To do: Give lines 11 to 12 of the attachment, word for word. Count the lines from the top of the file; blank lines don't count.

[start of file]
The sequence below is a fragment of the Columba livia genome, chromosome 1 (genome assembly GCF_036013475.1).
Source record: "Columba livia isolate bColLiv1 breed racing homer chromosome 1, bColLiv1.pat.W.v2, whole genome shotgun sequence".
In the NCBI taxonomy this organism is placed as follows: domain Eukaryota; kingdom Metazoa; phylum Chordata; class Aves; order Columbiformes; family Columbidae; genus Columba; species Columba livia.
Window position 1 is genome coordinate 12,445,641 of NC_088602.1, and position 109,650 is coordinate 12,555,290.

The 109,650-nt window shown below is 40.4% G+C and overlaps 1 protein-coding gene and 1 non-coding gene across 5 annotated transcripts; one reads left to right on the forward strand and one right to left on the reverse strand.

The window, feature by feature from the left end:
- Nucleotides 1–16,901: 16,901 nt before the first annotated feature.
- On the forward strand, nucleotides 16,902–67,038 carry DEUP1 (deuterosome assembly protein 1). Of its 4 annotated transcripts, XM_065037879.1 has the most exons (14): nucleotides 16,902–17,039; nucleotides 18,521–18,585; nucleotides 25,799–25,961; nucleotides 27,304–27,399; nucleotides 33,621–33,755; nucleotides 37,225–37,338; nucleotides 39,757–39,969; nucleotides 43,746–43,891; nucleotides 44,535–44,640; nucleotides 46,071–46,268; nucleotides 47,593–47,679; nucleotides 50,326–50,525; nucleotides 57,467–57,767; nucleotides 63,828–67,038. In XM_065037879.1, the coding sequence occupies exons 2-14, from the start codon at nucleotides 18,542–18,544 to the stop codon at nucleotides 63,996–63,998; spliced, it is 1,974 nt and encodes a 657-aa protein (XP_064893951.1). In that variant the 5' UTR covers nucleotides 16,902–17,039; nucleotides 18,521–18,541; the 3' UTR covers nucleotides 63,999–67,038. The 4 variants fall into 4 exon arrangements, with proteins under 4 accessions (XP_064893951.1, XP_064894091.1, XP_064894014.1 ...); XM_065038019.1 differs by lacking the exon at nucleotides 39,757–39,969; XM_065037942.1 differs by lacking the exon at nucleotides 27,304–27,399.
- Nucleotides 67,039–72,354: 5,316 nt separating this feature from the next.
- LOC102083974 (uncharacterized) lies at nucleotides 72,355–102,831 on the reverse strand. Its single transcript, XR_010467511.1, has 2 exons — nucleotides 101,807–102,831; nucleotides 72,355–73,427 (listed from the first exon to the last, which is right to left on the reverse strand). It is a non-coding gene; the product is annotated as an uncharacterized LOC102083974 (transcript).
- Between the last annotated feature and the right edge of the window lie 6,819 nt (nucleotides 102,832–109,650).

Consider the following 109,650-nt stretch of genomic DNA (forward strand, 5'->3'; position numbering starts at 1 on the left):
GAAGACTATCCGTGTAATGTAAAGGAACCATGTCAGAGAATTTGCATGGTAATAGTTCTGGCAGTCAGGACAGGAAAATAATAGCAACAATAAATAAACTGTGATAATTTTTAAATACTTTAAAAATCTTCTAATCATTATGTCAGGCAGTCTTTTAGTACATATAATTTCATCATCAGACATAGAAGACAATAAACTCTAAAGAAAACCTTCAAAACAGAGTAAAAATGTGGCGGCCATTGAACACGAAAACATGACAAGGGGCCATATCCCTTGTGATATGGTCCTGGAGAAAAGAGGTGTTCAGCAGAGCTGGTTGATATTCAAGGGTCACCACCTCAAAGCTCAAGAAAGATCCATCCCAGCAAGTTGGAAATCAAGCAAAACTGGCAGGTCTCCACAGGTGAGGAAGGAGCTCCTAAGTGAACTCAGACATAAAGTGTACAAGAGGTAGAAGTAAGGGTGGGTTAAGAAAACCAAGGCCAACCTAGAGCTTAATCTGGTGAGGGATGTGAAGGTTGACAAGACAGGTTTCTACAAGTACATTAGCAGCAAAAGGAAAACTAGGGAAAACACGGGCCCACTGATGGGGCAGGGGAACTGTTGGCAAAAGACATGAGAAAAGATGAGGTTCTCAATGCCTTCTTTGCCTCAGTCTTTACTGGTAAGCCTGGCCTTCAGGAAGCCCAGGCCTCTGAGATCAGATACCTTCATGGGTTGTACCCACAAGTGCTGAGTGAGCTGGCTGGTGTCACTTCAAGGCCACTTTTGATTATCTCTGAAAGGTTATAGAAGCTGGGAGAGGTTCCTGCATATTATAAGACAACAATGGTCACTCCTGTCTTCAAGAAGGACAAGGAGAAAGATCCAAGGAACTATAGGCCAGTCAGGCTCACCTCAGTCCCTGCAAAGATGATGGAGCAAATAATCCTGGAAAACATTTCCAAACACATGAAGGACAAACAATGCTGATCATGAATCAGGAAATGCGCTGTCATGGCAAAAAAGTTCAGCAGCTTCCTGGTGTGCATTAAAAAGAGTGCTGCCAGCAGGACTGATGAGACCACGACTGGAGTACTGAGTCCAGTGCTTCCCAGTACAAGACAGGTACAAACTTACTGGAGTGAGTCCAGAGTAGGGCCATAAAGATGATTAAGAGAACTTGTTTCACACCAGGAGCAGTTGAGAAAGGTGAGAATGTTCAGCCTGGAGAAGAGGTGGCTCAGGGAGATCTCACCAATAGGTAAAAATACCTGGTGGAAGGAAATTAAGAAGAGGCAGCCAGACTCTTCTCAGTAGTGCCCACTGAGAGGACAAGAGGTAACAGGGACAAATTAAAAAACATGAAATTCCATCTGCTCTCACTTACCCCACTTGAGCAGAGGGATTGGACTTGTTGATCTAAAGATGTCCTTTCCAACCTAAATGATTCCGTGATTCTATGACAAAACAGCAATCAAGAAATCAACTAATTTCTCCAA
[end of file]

- Between the last annotated feature and the right edge of the window lie 6,819 nt (nucleotides 102,832–109,650).

Consider the following 109,650-nt stretch of genomic DNA (forward strand, 5'->3'; position numbering starts at 1 on the left):